Who Shot Down UN Plane In South Sudan?

The United Nations Mission in South Sudan (UNMISS) is launching an investigation to determine the cause of the crash of a UN-contracted helicopter in which three crew members died near Bentiu in Unity State yesterday. One crew member survived.

The United Nations Mission in South Sudan released a statement confirming that one of its MI-8 helicopters crashed about 10 km south of Bentiu in Unity State. UNMISS says the helicopter lost contact with the UN in the afternoon on Tuesday as it was flying from Wau in Western Bahr El Ghazal State to Bentiu.

“The Mission lost contact with the helicopter, which was on a routine cargo flight from Wau to Bentiu, at 14.28 hours today,” reads the statement.

UN Spokesperson Stéphane Dujarric says the Mission says the dead were Russian citizens. He added that there was one surviving crew member who has received treatment from aid workers in Bentiu.

Yesterday Reuters reported that the Russian aircraft owner UTair airline said its Mi-8 helicopter was shot down but did not crash accidentally.

“According to preliminary information, the helicopter was shot down with surface-to-air fire and is lying 3 kilometers away from the destination airport,” the company said in a statement. The United Nations is yet to corroborate this report.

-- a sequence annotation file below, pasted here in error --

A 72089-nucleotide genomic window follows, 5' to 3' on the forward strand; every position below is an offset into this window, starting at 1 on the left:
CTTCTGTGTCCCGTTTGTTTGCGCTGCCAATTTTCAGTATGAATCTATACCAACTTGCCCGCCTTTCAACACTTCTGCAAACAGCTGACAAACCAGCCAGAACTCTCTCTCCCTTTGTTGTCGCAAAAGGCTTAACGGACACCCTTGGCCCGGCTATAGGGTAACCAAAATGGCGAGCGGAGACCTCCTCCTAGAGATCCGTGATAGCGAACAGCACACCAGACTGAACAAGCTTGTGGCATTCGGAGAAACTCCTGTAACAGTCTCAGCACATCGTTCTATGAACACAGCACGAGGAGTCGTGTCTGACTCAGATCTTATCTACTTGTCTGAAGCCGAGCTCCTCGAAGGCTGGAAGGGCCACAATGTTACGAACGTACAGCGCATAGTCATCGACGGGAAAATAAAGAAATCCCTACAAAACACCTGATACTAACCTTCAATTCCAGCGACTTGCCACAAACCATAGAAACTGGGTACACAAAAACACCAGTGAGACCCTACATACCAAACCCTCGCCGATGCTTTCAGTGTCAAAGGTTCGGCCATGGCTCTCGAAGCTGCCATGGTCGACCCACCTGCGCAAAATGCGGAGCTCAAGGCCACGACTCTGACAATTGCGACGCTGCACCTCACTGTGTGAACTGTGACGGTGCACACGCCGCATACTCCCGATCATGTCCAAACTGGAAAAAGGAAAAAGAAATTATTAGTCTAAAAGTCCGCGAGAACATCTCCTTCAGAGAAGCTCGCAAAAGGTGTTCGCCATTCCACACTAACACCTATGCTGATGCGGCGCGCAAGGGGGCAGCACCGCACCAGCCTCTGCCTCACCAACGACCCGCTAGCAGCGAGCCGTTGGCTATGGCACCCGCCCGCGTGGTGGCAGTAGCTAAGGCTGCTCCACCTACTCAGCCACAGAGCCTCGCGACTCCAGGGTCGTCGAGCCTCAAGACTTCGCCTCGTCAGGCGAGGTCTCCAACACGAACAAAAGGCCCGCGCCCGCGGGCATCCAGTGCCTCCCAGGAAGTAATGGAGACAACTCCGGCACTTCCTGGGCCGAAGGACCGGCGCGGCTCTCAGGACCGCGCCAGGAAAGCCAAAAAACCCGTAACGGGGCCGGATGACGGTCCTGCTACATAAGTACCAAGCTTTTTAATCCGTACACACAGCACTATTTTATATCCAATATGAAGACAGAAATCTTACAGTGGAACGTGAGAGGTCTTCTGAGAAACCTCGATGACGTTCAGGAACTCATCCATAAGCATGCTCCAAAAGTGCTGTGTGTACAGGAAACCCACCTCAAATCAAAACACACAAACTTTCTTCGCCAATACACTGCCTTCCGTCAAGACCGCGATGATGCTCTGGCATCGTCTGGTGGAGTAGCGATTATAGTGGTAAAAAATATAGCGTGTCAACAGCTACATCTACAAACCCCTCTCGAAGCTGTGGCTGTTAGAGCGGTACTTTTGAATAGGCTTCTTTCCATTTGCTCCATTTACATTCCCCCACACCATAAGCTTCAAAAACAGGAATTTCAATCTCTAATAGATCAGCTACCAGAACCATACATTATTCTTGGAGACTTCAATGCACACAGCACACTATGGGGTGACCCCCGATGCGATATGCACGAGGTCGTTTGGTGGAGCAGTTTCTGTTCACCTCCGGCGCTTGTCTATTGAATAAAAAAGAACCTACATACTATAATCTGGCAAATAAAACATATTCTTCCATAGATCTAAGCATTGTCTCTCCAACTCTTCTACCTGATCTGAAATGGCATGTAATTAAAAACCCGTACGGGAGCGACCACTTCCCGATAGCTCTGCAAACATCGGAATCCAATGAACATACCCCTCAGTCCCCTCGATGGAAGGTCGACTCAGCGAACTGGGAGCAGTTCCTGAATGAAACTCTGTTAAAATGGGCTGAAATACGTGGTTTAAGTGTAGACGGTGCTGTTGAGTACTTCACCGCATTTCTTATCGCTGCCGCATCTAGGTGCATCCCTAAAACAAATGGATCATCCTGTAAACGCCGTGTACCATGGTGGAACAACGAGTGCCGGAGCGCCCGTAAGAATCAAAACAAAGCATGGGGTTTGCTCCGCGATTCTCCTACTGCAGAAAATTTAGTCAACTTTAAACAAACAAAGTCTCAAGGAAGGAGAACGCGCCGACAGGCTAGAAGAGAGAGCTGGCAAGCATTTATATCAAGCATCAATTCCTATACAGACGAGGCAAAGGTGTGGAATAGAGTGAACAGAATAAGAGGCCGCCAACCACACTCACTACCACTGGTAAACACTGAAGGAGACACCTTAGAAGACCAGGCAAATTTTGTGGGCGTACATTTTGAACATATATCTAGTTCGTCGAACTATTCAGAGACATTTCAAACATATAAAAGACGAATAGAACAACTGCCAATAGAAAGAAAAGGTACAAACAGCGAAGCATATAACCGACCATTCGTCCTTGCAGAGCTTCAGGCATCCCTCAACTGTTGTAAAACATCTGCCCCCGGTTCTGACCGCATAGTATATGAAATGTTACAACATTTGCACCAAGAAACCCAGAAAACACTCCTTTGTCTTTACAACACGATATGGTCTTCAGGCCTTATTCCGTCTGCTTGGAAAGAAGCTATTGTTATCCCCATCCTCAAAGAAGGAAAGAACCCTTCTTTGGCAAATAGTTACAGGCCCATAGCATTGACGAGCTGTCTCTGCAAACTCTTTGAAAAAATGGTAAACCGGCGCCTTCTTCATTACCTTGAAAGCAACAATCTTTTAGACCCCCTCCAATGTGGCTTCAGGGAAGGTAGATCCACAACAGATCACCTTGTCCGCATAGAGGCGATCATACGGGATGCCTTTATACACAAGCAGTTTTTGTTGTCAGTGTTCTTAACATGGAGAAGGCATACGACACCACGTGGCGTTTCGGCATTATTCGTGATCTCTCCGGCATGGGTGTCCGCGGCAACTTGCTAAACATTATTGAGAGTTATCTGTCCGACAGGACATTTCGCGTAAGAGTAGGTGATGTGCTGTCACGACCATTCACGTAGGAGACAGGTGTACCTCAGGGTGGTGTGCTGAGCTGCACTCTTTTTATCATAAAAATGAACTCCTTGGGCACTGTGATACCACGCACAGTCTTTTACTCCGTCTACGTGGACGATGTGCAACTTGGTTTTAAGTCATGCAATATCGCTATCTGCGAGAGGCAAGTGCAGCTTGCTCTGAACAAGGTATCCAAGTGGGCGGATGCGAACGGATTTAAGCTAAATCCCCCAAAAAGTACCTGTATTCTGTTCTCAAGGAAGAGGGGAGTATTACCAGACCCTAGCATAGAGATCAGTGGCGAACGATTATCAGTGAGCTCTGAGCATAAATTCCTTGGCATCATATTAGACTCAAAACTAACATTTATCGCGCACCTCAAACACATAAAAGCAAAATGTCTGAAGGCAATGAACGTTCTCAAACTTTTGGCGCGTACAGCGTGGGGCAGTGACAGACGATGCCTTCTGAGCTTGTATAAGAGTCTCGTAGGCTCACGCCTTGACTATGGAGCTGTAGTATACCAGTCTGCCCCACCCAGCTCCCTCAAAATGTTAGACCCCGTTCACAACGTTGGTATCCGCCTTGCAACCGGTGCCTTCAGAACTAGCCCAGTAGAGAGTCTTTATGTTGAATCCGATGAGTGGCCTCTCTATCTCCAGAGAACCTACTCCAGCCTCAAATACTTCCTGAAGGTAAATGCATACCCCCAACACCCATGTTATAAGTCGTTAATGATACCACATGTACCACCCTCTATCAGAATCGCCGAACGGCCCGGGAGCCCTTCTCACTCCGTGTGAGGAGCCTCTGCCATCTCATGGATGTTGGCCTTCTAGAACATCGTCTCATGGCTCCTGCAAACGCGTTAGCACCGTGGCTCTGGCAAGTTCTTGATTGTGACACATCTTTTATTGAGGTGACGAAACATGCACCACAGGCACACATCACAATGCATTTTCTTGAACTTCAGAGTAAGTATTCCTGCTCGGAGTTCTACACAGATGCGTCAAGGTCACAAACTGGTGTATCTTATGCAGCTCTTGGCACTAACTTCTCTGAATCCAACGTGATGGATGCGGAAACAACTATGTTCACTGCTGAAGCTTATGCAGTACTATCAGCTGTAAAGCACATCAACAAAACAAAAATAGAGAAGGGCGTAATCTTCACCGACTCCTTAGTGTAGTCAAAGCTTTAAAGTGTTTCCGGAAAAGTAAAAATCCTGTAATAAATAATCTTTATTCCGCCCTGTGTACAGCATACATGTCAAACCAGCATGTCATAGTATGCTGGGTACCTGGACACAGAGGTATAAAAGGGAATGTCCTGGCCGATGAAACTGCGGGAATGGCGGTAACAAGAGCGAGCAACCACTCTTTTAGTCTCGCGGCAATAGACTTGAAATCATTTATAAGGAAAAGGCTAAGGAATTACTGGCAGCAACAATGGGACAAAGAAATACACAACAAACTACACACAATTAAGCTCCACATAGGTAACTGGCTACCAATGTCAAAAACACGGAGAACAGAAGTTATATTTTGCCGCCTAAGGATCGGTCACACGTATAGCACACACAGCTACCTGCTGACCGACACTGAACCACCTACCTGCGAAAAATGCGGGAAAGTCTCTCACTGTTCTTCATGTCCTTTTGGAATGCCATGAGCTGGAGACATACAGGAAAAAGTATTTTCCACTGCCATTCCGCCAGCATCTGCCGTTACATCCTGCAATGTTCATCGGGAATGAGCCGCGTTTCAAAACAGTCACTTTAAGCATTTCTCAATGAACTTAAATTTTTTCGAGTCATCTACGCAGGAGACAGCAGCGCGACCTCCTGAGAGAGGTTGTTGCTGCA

But the South Sudanese rebel group SPLM-IO denied responsibility for the incident, saying its forces in the area under the overall command of Peter Gadet Yak did not shoot down the aircraft, Sudanese Media reported this morning.

The government’s military spokesman Col. Philip Aguer had earlier alleged the rebels were responsible for shooting down the helicopter.

“Col. Philip Aguer’s rushed and premature accusations are unfounded and baseless. SPLA calls upon UNMISS to conduct thorough investigations to establish the circumstances under which the chopper came down,” said SPLM-IO military spokesman Lul Ruai.

He also said the rebel group pledges “full cooperation with the Investigation Team once formed.”

UNMISS is helping to stabilize and develop the new African country which became independent in July 2011 but which has been engulfed in conflict since December last year.

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